At the Haywood Hospital during my early days of recovery, about 90 days post-TBI.

In a volunteer role as an 'IT buddy' at my local library, about 18 months post-TBI.


Hospital Rehabilitation: Months 3 and 4

Click on this link to view a web page showing general observations about my time at the Haywood Hospital.  There are also some diary entries I made of events which happened to me, or around me.  The term recovery was misleading for me as I wrongly interpreted recovery as meaning getting back to how I once was.  When it appeared clear that this would not happen, I felt sure I was never going to recover.  Having some very modest expectations aligned to the term recovery might have helped me feel like I was making progress.  I received much advice from the wonderful NHS staff about dealing with being discharged from a clinical setting into a normal home environment.  I thought I was prepared for the outside world.

​​Acceptance: Month 4
I wrote about my thoughts on how I managed the frustrations which I knew I was susceptible to, see link.  I was intelligent enough to recognise that dwelling on negatives would be a downward spiral.  I focussed on the positives: I still had the love and support of my family and close friends.

Neurosurgeon Review: Month 5
Click on this
link to view a letter the neurosurgeon who operated on my brain, sent to my GP following a meeting with him two weeks after my hospital discharge.  He mentions the severity of my injuries and the remarkable progress made in the Haywood Hospital, furthermore, there is discussion of my intent to return to work.

Anxiety: Month 9

I made notes in preparation for a meeting with my rehabilitation consultant (nine months after my TBI), see link.​  There's nothing particularly insightful in the list (which is rather personal), but I thought it useful to record anything at that time which came to mind.

Home Rehabilitation: Months 8 to 13

I started keeping a diary and made notes of how I felt from about eight months after my TBI, you can view it by clicking on this link.  I used the records as a recovery barometer, as without reference to how poorly I had felt previously it was difficult to recognise the progress which I was indeed making.  People would often inform me how much better I seemed, as they could remember me being very poorly.  It was only by having the baseline notes to refer to that I could properly evaluate their positive comments.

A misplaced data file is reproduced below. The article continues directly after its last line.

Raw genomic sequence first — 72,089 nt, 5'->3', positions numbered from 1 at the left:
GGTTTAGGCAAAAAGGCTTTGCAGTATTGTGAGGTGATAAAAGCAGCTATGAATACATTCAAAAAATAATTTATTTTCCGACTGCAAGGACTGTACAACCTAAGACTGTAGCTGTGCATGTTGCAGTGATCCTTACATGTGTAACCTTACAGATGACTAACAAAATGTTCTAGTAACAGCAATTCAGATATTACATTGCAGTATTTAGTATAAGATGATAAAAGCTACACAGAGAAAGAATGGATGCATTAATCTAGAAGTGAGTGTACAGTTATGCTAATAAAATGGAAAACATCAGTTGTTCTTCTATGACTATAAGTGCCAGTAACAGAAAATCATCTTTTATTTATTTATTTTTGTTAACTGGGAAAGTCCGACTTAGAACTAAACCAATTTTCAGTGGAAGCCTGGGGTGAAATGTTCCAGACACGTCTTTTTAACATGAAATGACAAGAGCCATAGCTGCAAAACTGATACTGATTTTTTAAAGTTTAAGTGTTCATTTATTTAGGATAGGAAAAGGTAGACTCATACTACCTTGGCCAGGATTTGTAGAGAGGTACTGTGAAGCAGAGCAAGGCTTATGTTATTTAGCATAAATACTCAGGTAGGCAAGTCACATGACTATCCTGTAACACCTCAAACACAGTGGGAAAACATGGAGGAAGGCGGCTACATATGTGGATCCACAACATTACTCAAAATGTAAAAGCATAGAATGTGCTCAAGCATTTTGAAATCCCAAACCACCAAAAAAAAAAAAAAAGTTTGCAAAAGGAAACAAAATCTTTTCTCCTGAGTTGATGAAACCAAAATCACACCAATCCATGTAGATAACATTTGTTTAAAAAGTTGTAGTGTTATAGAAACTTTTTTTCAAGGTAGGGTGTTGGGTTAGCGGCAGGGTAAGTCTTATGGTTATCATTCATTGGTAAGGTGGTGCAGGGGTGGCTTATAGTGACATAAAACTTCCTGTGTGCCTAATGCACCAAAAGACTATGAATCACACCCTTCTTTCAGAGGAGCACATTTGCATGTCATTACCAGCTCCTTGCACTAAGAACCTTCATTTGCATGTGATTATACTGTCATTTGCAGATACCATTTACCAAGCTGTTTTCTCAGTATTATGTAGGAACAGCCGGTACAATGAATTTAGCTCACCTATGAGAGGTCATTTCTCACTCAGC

External Support: Months 10 to 22
​Click on this 
link to view minutes of meetings, and some tasks I underwent following the intervention of a group of occupational therapists, psychologists and physiotherapists.

Physiotherapist Assessment: Month 10

​I was given an assessment by my physiotherapist who assisted me during my period of home rehabilitation, the report can be viewed by clicking on this link.  While the physio's role was nominally to work on my physical deficiencies, she gained great insight into my thoughts and feelings, which helped me better understand how I felt about myself.

​​Speech and Language Therapy: Month 17
​Part of the speech and language therapy I was given helped make me aware that I wasn't as limited as I had thought I was.  Some of the therapy tasks involved me doing simple exercises on vocabulary and the like, similar to what I might have done at a school age.  With hindsight I can see how this therapy was extremely useful to me, you can view / hear the output of some of the sessions I had by clicking on this 

​Volunteering: Months 12 to 24
About one year after my TBI I felt sure that returning to my previous professional role as an IT security consultant (or indeed any IT role) was unrealistic.

However, I felt well enough to want to have more purpose in my life, so I became engaged in various volunteering roles.  ​I learned that the voluntary work I did is recognised as a recovery approach by the term "vocational rehabilitation".  When I undertook my volunteering path it wasn’t with any objective towards getting back to work, as I never imagined it could be possible.  I pursued volunteering simply because I wanted to have a vocational purpose to give me life satisfaction.  With hindsight, my path through various volunteering positions was a structured approach which I don’t think could have been bettered if I was consciously deriving a way back into professional employment.

Volunteering turned out to be very successful for me, eventually returning to paid professional work was purely a (wonderful) by-product.  ​Click on this link to see an overview of my journey through vocational rehabilitation.

Professional Work: Months 25 to 48

My return to professional work as an IT security consultant with the Metropolitan Police Service in London was an enormous event for me, fraught with concern / anxiety over whether I was still up to it.  Nevertheless, I was delighted to be doing something I enjoyed and kept a detailed diary record for each day during my first week back, see link.  I came to realise it wasn't the work I enjoyed so much, but the interaction with people I respected on a professional level, and dealing with challenging situations.

Retirement: Months 49+

I retired from professional employment in July 2019, facilitating my return to volunteering roles, from which I had found much satisfaction during my recovery.  Click on this link, then scroll down to the bottom of the page (My Future) to view some of my volunteering activities.

NHS Passion

I've often pondered the role of the National Health Service in my recovery, following this link takes you to a web page containing a few of my thoughts about the NHS.